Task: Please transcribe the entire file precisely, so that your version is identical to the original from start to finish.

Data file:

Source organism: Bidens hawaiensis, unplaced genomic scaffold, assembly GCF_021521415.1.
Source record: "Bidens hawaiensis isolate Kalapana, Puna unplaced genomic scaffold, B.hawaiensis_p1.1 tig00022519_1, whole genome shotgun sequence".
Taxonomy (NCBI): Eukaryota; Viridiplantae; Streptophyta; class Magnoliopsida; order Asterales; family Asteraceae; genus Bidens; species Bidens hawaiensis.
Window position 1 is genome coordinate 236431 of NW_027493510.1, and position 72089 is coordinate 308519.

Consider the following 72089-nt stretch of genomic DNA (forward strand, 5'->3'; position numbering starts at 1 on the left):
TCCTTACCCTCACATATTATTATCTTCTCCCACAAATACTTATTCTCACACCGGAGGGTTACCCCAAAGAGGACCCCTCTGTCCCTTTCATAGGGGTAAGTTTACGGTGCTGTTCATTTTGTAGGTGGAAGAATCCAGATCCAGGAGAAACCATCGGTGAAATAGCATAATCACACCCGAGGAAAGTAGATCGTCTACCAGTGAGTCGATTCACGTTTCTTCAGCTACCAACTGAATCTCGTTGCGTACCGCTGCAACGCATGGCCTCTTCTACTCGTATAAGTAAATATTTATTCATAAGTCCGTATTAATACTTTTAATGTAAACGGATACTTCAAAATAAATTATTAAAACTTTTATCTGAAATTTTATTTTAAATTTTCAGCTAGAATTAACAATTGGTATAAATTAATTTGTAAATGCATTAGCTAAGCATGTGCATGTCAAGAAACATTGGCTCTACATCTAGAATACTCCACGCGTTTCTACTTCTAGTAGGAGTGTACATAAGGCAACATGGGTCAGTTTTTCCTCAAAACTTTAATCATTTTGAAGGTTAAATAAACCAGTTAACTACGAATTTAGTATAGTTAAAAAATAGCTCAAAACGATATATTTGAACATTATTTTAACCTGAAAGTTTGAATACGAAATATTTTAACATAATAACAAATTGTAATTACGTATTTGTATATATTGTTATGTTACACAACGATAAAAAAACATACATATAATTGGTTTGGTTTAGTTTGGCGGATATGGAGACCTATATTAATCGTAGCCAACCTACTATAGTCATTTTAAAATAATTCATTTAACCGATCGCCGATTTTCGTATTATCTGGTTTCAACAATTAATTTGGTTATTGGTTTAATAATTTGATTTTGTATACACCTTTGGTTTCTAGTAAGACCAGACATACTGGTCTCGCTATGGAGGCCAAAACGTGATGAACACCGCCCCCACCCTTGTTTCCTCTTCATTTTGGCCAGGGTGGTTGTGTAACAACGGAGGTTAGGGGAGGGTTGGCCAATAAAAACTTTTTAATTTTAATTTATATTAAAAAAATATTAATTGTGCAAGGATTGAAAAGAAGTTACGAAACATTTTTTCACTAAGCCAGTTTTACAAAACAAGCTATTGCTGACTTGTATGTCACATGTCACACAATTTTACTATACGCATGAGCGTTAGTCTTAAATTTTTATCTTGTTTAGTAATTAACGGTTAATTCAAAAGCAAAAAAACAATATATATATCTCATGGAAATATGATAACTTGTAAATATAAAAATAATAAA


Source organism: Bidens hawaiensis, unplaced genomic scaffold, assembly GCF_021521415.1.
Source record: "Bidens hawaiensis isolate Kalapana, Puna unplaced genomic scaffold, B.hawaiensis_p1.1 tig00022519_1, whole genome shotgun sequence".
Taxonomy (NCBI): Eukaryota; Viridiplantae; Streptophyta; class Magnoliopsida; order Asterales; family Asteraceae; genus Bidens; species Bidens hawaiensis.
Window position 1 is genome coordinate 236431 of NW_027493510.1, and position 72089 is coordinate 308519.

Consider the following 72089-nt stretch of genomic DNA (forward strand, 5'->3'; position numbering starts at 1 on the left):
TCCTTACCCTCACATATTATTATCTTCTCCCACAAATACTTATTCTCACACCGGAGGGTTACCCCAAAGAGGACCCCTCTGTCCCTTTCATAGGGGTAAGTTTACGGTGCTGTTCATTTTGTAGGTGGAAGAATCCAGATCCAGGAGAAACCATCGGTGAAATAGCATAATCACACCCGAGGAAAGTAGATCGTCTACCAGTGAGTCGATTCACGTTTCTTCAGCTACCAACTGAATCTCGTTGCGTACCGCTGCAACGCATGGCCTCTTCTACTCGTATAAGTAAATATTTATTCATAAGTCCGTATTAATACTTTTAATGTAAACGGATACTTCAAAATAAATTATTAAAACTTTTATCTGAAATTTTATTTTAAATTTTCAGCTAGAATTAACAATTGGTATAAATTAATTTGTAAATGCATTAGCTAAGCATGTGCATGTCAAGAAACATTGGCTCTACATCTAGAATACTCCACGCGTTTCTACTTCTAGTAGGAGTGTACATAAGGCAACATGGGTCAGTTTTTCCTCAAAACTTTAATCATTTTGAAGGTTAAATAAACCAGTTAACTACGAATTTAGTATAGTTAAAAAATAGCTCAAAACGATATATTTGAACATTATTTTAACCTGAAAGTTTGAATACGAAATATTTTAACATAATAACAAATTGTAATTACGTATTTGTATATATTGTTATGTTACACAACGATAAAAAAACATACATATAATTGGTTTGGTTTAGTTTGGCGGATATGGAGACCTATATTAATCGTAGCCAACCTACTATAGTCATTTTAAAATAATTCATTTAACCGATCGCCGATTTTCGTATTATCTGGTTTCAACAATTAATTTGGTTATTGGTTTAATAATTTGATTTTGTATACACCTTTGGTTTCTAGTAAGACCAGACATACTGGTCTCGCTATGGAGGCCAAAACGTGATGAACACCGCCCCCACCCTTGTTTCCTCTTCATTTTGGCCAGGGTGGTTGTGTAACAACGGAGGTTAGGGGAGGGTTGGCCAATAAAAACTTTTTAATTTTAATTTATATTAAAAAAATATTAATTGTGCAAGGATTGAAAAGAAGTTACGAAACATTTTTTCACTAAGCCAGTTTTACAAAACAAGCTATTGCTGACTTGTATGTCACATGTCACACAATTTTACTATACGCATGAGCGTTAGTCTTAAATTTTTATCTTGTTTAGTAATTAACGGTTAATTCAAAAGCAAAAAAACAATATATATATCTCATGGAAATATGATAACTTGTAAATATAAAAATAATAAA